Friday, May 27, 2011

Spider-man + Strawberry Shortcake = Nom Nom

(Apologies for the gap in posting...that's what happens when life gets too crazy and your camera memory is full and once you just suck it up and finally buy a new memory chip for the camera because you're not going to get around to printing all those old pics the camera battery completely dies and you have no idea which unpacked box holds the charger...)

So what do you get when you cross one of Marvel comics' leading men, an early 80's children's cartoon, and a symbol of the 1960's Pan-Indian movement? You get this:

One part Spider-man, one part dream catcher, three parts awesome.
(Thanks to the lovely L.P. for the photo!)

One of the really cool things we acquired with the new house is a strawberry patch located between the house and the chicken coop. It is approximately six feet by nine feet in dimension.

I've been interested in growing strawberries before, but we never had enough space to devote to this spreading perennial. So this spring was my first journey into strawberries wrangling, and I admit that my berry knowledge is pretty slim. I had read about problems with birds stealing ripe fruit, so I asked my country-wise coworker if netting was the solution. She replied that netting could be a nuisance because it must be removed and reinstalled every time you pick berries and the netting can become clogged with soggy leaves. She recommended a stick-and-string method that sounded like a cross between Spider-man and a dream-catcher gone wrong.

On a nice April afternoon Sissy and I headed out to the strawberry patch with 30 sticks (each approximately 10 inches long) and two spools of white utility string. We evenly space the sticks around the patch and then began wrapping the string around the sticks as we crisscrossed over the patch. According to my coworker, birds won't bother the strawberries because of the risk of getting their wings stuck in the strings. But, unlike netting, the strings don't have to be removed to pick the berries.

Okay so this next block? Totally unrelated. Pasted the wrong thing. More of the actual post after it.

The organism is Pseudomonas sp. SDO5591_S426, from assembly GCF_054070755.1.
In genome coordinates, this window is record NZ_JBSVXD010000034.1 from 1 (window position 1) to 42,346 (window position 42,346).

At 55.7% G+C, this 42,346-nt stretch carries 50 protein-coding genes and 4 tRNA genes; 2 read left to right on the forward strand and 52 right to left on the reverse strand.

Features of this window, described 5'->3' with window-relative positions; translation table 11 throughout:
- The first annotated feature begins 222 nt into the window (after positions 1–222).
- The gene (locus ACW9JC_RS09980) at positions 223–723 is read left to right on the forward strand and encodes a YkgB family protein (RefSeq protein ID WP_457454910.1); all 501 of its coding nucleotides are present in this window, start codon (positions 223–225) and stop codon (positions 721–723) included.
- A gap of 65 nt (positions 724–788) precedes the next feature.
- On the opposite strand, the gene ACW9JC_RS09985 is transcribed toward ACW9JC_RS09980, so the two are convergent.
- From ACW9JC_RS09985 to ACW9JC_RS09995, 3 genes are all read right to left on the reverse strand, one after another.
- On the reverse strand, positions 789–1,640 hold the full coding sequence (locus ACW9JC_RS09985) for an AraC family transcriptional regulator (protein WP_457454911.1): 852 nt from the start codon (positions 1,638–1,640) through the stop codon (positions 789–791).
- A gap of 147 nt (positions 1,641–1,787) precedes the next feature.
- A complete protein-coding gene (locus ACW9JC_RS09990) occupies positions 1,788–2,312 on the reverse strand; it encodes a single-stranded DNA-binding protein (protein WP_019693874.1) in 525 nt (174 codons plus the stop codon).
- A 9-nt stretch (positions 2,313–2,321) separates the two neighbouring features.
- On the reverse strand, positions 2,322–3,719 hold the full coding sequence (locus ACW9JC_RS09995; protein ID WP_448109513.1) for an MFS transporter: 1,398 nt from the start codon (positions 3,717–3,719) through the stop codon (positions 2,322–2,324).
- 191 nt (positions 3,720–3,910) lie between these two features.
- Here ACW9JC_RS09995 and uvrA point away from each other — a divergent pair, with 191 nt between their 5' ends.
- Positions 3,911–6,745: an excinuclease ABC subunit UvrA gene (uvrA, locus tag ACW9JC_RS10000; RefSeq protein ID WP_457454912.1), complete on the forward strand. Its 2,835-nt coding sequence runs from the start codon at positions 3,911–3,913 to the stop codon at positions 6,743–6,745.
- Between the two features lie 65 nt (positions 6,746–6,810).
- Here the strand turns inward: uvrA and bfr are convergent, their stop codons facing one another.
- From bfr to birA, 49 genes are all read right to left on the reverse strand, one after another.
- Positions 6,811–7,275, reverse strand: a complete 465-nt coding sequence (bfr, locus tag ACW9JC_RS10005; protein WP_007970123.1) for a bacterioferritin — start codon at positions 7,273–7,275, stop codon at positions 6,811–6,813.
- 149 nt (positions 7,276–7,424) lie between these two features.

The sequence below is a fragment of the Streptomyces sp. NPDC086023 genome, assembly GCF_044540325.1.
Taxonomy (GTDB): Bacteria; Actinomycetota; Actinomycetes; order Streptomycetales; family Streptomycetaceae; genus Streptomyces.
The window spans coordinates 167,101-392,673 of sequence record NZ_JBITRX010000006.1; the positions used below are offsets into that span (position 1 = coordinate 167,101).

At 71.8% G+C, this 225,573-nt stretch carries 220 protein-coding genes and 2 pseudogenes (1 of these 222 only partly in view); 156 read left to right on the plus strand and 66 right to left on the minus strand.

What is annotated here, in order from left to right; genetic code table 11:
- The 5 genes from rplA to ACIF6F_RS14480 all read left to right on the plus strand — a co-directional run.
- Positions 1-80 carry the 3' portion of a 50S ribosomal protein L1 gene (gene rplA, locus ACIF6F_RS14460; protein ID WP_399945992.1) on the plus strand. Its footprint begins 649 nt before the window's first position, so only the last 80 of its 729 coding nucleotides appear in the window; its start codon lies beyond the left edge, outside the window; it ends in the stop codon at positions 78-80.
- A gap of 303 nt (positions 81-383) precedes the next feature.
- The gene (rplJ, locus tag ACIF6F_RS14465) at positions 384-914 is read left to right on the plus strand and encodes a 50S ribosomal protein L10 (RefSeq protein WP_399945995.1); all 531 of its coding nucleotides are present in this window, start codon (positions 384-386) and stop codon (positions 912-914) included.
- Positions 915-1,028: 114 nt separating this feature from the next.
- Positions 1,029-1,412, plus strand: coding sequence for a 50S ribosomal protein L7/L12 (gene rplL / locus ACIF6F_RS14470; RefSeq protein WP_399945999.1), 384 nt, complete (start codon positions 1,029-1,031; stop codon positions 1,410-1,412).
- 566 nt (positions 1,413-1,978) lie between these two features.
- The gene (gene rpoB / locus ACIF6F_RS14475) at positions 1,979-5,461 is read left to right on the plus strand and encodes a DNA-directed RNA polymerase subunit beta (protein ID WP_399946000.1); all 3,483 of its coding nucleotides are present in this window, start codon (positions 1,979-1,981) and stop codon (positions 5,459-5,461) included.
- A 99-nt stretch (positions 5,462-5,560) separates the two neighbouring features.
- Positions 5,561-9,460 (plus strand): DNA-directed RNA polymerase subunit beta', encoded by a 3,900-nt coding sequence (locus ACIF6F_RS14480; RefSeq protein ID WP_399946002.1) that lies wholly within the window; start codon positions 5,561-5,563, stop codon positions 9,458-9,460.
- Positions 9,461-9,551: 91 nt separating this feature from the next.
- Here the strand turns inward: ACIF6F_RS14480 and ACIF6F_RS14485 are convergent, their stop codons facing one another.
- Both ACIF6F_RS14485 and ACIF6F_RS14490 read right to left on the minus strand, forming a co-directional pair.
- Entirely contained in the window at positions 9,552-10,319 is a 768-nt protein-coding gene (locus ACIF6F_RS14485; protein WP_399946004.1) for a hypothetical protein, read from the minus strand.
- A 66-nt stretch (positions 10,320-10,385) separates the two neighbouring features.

The above photo is of the patch approximately 1 1/2 weeks after we busted out our mad macrame skills.

The girls were concerned that the plants would grow up and over the string, thus voiding any protection from the Spidey-catcher-thingy. I was hopeful that since the plants were putting on fruit when we made the string structure that they would focus their energy on growing fruit, rather than growing taller plants.

Here's what the patch looks like today:

Can't you just feel the three parts awesome?

It's a bit more overgrown than I expected, but has it worked? The first ripened strawberries started glowing red a little over a week ago and I have not yet observed any birds in the strawberry patch, so that's very encouraging. Every few days we go out and pick the strawberries and up until a few days ago we'd only be getting a small handful each time.

But recently we started getting this:

My hands are really the size of Canadian loonies, so those are some giant strawberries. Or not.

That's on overflowing bowl of fresh, pesticide-free, locally-grown strawberries! We've been getting a heaping bowlful every few days this week. Of course, picking the strawberries in Spider-man's dream-catcher is a bit of a masochistic game of Twister, and I'm quite thankful that our nearest neighbors are far enough away so as to not enjoy a front row seat to that dance.

I've been trying to walk the line between having enough fresh strawberries to eat and packing some away in the freezer for a future batch of jam.

Oh, and a few of the strawberries have had small critter-bites out of them...most likely from our own Mickey Mouse that isn't thwarted by String City. Those strawberries, however, are given to the chickens so nothing is wasted.

In the meantime, I'm dreaming of which strawberry jam I'll make when we have enough strawberries. Last year's delicious strawberry-ginger jam? Or something else?

Do you have a favorite strawberry jam recipe?

--Rational Mama

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